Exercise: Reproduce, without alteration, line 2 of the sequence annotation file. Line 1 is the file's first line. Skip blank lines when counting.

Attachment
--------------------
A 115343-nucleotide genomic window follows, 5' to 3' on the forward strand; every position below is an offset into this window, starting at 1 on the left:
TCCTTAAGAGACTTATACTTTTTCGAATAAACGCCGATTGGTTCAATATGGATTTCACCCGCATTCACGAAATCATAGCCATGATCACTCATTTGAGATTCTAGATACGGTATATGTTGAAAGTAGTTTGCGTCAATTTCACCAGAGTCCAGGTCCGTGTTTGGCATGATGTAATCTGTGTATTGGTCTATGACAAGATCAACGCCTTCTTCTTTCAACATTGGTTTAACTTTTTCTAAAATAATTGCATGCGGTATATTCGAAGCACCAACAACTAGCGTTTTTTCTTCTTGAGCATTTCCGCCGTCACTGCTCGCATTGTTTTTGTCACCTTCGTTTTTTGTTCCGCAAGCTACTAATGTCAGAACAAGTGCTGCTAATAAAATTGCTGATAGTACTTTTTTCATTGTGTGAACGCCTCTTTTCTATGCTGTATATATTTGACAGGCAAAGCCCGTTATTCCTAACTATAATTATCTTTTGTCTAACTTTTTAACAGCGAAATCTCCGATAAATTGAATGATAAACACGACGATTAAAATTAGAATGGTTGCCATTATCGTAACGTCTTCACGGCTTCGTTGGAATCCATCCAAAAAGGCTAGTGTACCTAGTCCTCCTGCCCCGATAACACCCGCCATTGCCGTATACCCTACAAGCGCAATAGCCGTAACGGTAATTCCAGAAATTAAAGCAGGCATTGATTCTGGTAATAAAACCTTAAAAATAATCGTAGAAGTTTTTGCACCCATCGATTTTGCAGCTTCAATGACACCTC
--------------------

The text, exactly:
TCCTTAAGAGACTTATACTTTTTCGAATAAACGCCGATTGGTTCAATATGGATTTCACCCGCATTCACGAAATCATAGCCATGATCACTCATTTGAGATTCTAGATACGGTATATGTTGAAAGTAGTTTGCGTCAATTTCACCAGAGTCCAGGTCCGTGTTTGGCATGATGTAATCTGTGTATTGGTCTATGACAAGATCAACGCCTTCTTCTTTCAACATTGGTTTAACTTTTTCTAAAATAATTGCATGCGGTATATTCGAAGCACCAACAACTAGCGTTTTTTCTTCTTGAGCATTTCCGCCGTCACTGCTCGCATTGTTTTTGTCACCTTCGTTTTTTGTTCCGCAAGCTACTAATGTCAGAACAAGTGCTGCTAATAAAATTGCTGATAGTACTTTTTTCATTGTGTGAACGCCTCTTTTCTATGCTGTATATATTTGACAGGCAAAGCCCGTTATTCCTAACTATAATTATCTTTTGTCTAACTTTTTAACAGCGAAATCTCCGATAAATTGAATGATAAACACGACGATTAAAATTAGAATGGTTGCCATTATCGTAACGTCTTCACGGCTTCGTTGGAATCCATCCAAAAAGGCTAGTGTACCTAGTCCTCCTGCCCCGATAACACCCGCCATTGCCGTATACCCTACAAGCGCAATAGCCGTAACGGTAATTCCAGAAATTAAAGCAGGCATTGATTCTGGTAATAAAACCTTAAAAATAATCGTAGAAGTTTTTGCACCCATCGATTTTGCAGCTTCAATGACACCTC